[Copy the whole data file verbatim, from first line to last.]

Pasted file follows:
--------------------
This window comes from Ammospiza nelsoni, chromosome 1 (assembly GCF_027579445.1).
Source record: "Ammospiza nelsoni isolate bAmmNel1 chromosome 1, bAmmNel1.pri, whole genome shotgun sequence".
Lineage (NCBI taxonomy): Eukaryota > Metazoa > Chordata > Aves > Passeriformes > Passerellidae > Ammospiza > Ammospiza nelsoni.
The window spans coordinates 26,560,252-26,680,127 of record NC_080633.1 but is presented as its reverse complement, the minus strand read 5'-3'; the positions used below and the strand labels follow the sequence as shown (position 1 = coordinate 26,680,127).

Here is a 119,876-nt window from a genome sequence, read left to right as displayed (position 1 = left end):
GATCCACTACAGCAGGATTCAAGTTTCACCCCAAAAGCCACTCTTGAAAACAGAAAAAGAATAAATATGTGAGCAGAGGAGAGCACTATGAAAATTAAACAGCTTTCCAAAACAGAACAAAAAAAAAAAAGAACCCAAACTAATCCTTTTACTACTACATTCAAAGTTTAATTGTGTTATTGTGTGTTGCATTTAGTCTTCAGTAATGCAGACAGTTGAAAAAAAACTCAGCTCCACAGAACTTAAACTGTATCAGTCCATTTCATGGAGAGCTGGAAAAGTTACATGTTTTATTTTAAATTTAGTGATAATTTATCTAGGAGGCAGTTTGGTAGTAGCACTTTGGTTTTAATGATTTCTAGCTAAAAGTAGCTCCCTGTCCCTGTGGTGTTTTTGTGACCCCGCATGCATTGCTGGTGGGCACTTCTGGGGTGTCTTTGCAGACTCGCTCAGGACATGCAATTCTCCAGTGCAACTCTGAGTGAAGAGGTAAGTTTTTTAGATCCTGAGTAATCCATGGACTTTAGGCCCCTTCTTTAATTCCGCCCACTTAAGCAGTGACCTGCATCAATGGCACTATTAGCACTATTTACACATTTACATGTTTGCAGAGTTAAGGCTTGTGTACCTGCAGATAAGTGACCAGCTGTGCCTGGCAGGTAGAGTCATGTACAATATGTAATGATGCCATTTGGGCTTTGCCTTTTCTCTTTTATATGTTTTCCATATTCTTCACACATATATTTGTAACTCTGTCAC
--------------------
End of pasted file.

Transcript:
This window comes from Ammospiza nelsoni, chromosome 1 (assembly GCF_027579445.1).
Source record: "Ammospiza nelsoni isolate bAmmNel1 chromosome 1, bAmmNel1.pri, whole genome shotgun sequence".
Lineage (NCBI taxonomy): Eukaryota > Metazoa > Chordata > Aves > Passeriformes > Passerellidae > Ammospiza > Ammospiza nelsoni.
The window spans coordinates 26,560,252-26,680,127 of record NC_080633.1 but is presented as its reverse complement, the minus strand read 5'-3'; the positions used below and the strand labels follow the sequence as shown (position 1 = coordinate 26,680,127).

Here is a 119,876-nt window from a genome sequence, read left to right as displayed (position 1 = left end):
GATCCACTACAGCAGGATTCAAGTTTCACCCCAAAAGCCACTCTTGAAAACAGAAAAAGAATAAATATGTGAGCAGAGGAGAGCACTATGAAAATTAAACAGCTTTCCAAAACAGAACAAAAAAAAAAAAGAACCCAAACTAATCCTTTTACTACTACATTCAAAGTTTAATTGTGTTATTGTGTGTTGCATTTAGTCTTCAGTAATGCAGACAGTTGAAAAAAAACTCAGCTCCACAGAACTTAAACTGTATCAGTCCATTTCATGGAGAGCTGGAAAAGTTACATGTTTTATTTTAAATTTAGTGATAATTTATCTAGGAGGCAGTTTGGTAGTAGCACTTTGGTTTTAATGATTTCTAGCTAAAAGTAGCTCCCTGTCCCTGTGGTGTTTTTGTGACCCCGCATGCATTGCTGGTGGGCACTTCTGGGGTGTCTTTGCAGACTCGCTCAGGACATGCAATTCTCCAGTGCAACTCTGAGTGAAGAGGTAAGTTTTTTAGATCCTGAGTAATCCATGGACTTTAGGCCCCTTCTTTAATTCCGCCCACTTAAGCAGTGACCTGCATCAATGGCACTATTAGCACTATTTACACATTTACATGTTTGCAGAGTTAAGGCTTGTGTACCTGCAGATAAGTGACCAGCTGTGCCTGGCAGGTAGAGTCATGTACAATATGTAATGATGCCATTTGGGCTTTGCCTTTTCTCTTTTATATGTTTTCCATATTCTTCACACATATATTTGTAACTCTGTCAC